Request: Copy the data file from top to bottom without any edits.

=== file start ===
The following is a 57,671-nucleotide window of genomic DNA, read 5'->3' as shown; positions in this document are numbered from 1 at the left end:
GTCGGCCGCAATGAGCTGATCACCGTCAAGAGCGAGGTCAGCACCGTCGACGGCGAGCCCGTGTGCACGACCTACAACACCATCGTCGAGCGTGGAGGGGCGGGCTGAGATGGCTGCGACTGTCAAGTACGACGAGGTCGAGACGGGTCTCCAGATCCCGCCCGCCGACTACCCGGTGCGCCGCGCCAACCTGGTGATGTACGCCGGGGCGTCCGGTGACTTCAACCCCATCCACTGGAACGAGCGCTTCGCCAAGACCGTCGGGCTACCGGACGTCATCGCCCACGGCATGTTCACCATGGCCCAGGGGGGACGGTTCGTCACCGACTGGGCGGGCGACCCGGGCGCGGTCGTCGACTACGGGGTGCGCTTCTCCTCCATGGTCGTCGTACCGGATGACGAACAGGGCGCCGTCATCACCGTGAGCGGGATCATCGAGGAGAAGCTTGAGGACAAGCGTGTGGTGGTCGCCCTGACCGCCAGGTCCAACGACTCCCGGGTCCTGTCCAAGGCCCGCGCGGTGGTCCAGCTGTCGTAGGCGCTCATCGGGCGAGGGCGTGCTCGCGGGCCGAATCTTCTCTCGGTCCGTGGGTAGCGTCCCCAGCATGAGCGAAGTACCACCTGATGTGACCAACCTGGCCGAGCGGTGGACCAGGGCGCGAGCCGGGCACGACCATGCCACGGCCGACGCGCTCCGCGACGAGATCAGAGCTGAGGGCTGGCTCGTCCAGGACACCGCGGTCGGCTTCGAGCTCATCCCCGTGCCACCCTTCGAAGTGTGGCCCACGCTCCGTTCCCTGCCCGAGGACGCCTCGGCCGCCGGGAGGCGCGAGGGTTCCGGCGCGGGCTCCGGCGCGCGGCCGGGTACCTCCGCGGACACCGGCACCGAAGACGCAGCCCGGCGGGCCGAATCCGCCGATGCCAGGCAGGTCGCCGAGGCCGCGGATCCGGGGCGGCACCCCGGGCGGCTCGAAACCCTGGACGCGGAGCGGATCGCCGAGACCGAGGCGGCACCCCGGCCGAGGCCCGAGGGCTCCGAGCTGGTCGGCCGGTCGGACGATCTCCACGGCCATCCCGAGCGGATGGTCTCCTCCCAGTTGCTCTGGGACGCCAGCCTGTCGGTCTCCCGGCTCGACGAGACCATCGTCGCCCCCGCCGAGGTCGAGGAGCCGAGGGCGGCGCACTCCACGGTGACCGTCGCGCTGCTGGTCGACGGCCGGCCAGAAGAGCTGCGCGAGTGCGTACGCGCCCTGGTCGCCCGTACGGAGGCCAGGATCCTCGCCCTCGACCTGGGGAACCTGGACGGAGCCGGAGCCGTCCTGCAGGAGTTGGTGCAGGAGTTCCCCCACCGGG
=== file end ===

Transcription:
The following is a 57,671-nucleotide window of genomic DNA, read 5'->3' as shown; positions in this document are numbered from 1 at the left end:
GTCGGCCGCAATGAGCTGATCACCGTCAAGAGCGAGGTCAGCACCGTCGACGGCGAGCCCGTGTGCACGACCTACAACACCATCGTCGAGCGTGGAGGGGCGGGCTGAGATGGCTGCGACTGTCAAGTACGACGAGGTCGAGACGGGTCTCCAGATCCCGCCCGCCGACTACCCGGTGCGCCGCGCCAACCTGGTGATGTACGCCGGGGCGTCCGGTGACTTCAACCCCATCCACTGGAACGAGCGCTTCGCCAAGACCGTCGGGCTACCGGACGTCATCGCCCACGGCATGTTCACCATGGCCCAGGGGGGACGGTTCGTCACCGACTGGGCGGGCGACCCGGGCGCGGTCGTCGACTACGGGGTGCGCTTCTCCTCCATGGTCGTCGTACCGGATGACGAACAGGGCGCCGTCATCACCGTGAGCGGGATCATCGAGGAGAAGCTTGAGGACAAGCGTGTGGTGGTCGCCCTGACCGCCAGGTCCAACGACTCCCGGGTCCTGTCCAAGGCCCGCGCGGTGGTCCAGCTGTCGTAGGCGCTCATCGGGCGAGGGCGTGCTCGCGGGCCGAATCTTCTCTCGGTCCGTGGGTAGCGTCCCCAGCATGAGCGAAGTACCACCTGATGTGACCAACCTGGCCGAGCGGTGGACCAGGGCGCGAGCCGGGCACGACCATGCCACGGCCGACGCGCTCCGCGACGAGATCAGAGCTGAGGGCTGGCTCGTCCAGGACACCGCGGTCGGCTTCGAGCTCATCCCCGTGCCACCCTTCGAAGTGTGGCCCACGCTCCGTTCCCTGCCCGAGGACGCCTCGGCCGCCGGGAGGCGCGAGGGTTCCGGCGCGGGCTCCGGCGCGCGGCCGGGTACCTCCGCGGACACCGGCACCGAAGACGCAGCCCGGCGGGCCGAATCCGCCGATGCCAGGCAGGTCGCCGAGGCCGCGGATCCGGGGCGGCACCCCGGGCGGCTCGAAACCCTGGACGCGGAGCGGATCGCCGAGACCGAGGCGGCACCCCGGCCGAGGCCCGAGGGCTCCGAGCTGGTCGGCCGGTCGGACGATCTCCACGGCCATCCCGAGCGGATGGTCTCCTCCCAGTTGCTCTGGGACGCCAGCCTGTCGGTCTCCCGGCTCGACGAGACCATCGTCGCCCCCGCCGAGGTCGAGGAGCCGAGGGCGGCGCACTCCACGGTGACCGTCGCGCTGCTGGTCGACGGCCGGCCAGAAGAGCTGCGCGAGTGCGTACGCGCCCTGGTCGCCCGTACGGAGGCCAGGATCCTCGCCCTCGACCTGGGGAACCTGGACGGAGCCGGAGCCGTCCTGCAGGAGTTGGTGCAGGAGTTCCCCCACCGGG